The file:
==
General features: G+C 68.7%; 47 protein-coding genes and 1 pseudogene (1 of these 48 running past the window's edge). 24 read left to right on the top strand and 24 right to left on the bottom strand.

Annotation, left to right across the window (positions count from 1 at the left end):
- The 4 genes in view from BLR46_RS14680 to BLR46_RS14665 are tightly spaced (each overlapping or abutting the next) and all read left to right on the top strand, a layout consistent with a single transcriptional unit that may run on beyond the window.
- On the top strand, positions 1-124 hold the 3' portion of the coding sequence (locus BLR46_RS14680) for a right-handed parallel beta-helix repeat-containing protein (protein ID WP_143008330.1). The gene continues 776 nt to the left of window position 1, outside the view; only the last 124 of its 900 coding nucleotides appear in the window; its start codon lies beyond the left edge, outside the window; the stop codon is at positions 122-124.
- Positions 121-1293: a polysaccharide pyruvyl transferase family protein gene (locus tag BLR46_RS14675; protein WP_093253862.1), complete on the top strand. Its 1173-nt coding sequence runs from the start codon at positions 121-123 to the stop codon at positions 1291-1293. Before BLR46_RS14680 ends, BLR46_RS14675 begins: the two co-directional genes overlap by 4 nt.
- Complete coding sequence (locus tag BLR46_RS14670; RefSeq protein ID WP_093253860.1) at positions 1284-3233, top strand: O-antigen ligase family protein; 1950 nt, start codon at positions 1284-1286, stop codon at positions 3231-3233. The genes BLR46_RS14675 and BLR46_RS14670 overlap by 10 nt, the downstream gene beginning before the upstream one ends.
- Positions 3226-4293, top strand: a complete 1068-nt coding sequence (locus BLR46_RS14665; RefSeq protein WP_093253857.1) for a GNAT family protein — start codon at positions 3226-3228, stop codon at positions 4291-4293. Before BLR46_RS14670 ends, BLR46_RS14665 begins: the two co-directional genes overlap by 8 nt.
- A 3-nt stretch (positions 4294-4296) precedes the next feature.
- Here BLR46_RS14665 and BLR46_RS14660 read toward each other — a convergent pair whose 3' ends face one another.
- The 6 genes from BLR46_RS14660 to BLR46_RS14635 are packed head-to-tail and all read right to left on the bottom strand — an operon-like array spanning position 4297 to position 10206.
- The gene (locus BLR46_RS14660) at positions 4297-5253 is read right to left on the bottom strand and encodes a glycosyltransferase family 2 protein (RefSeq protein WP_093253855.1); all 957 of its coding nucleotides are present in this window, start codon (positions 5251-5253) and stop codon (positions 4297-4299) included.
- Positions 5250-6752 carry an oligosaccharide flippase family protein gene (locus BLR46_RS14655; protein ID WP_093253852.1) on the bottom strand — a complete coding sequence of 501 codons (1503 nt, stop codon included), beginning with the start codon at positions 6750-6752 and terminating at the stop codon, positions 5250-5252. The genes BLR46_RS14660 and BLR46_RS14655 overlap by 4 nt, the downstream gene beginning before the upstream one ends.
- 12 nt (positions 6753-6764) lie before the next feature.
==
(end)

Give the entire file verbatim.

General features: G+C 68.7%; 47 protein-coding genes and 1 pseudogene (1 of these 48 running past the window's edge). 24 read left to right on the top strand and 24 right to left on the bottom strand.

Annotation, left to right across the window (positions count from 1 at the left end):
- The 4 genes in view from BLR46_RS14680 to BLR46_RS14665 are tightly spaced (each overlapping or abutting the next) and all read left to right on the top strand, a layout consistent with a single transcriptional unit that may run on beyond the window.
- On the top strand, positions 1-124 hold the 3' portion of the coding sequence (locus BLR46_RS14680) for a right-handed parallel beta-helix repeat-containing protein (protein ID WP_143008330.1). The gene continues 776 nt to the left of window position 1, outside the view; only the last 124 of its 900 coding nucleotides appear in the window; its start codon lies beyond the left edge, outside the window; the stop codon is at positions 122-124.
- Positions 121-1293: a polysaccharide pyruvyl transferase family protein gene (locus tag BLR46_RS14675; protein WP_093253862.1), complete on the top strand. Its 1173-nt coding sequence runs from the start codon at positions 121-123 to the stop codon at positions 1291-1293. Before BLR46_RS14680 ends, BLR46_RS14675 begins: the two co-directional genes overlap by 4 nt.
- Complete coding sequence (locus tag BLR46_RS14670; RefSeq protein ID WP_093253860.1) at positions 1284-3233, top strand: O-antigen ligase family protein; 1950 nt, start codon at positions 1284-1286, stop codon at positions 3231-3233. The genes BLR46_RS14675 and BLR46_RS14670 overlap by 10 nt, the downstream gene beginning before the upstream one ends.
- Positions 3226-4293, top strand: a complete 1068-nt coding sequence (locus BLR46_RS14665; RefSeq protein WP_093253857.1) for a GNAT family protein — start codon at positions 3226-3228, stop codon at positions 4291-4293. Before BLR46_RS14670 ends, BLR46_RS14665 begins: the two co-directional genes overlap by 8 nt.
- A 3-nt stretch (positions 4294-4296) precedes the next feature.
- Here BLR46_RS14665 and BLR46_RS14660 read toward each other — a convergent pair whose 3' ends face one another.
- The 6 genes from BLR46_RS14660 to BLR46_RS14635 are packed head-to-tail and all read right to left on the bottom strand — an operon-like array spanning position 4297 to position 10206.
- The gene (locus BLR46_RS14660) at positions 4297-5253 is read right to left on the bottom strand and encodes a glycosyltransferase family 2 protein (RefSeq protein WP_093253855.1); all 957 of its coding nucleotides are present in this window, start codon (positions 5251-5253) and stop codon (positions 4297-4299) included.
- Positions 5250-6752 carry an oligosaccharide flippase family protein gene (locus BLR46_RS14655; protein ID WP_093253852.1) on the bottom strand — a complete coding sequence of 501 codons (1503 nt, stop codon included), beginning with the start codon at positions 6750-6752 and terminating at the stop codon, positions 5250-5252. The genes BLR46_RS14660 and BLR46_RS14655 overlap by 4 nt, the downstream gene beginning before the upstream one ends.
- 12 nt (positions 6753-6764) lie before the next feature.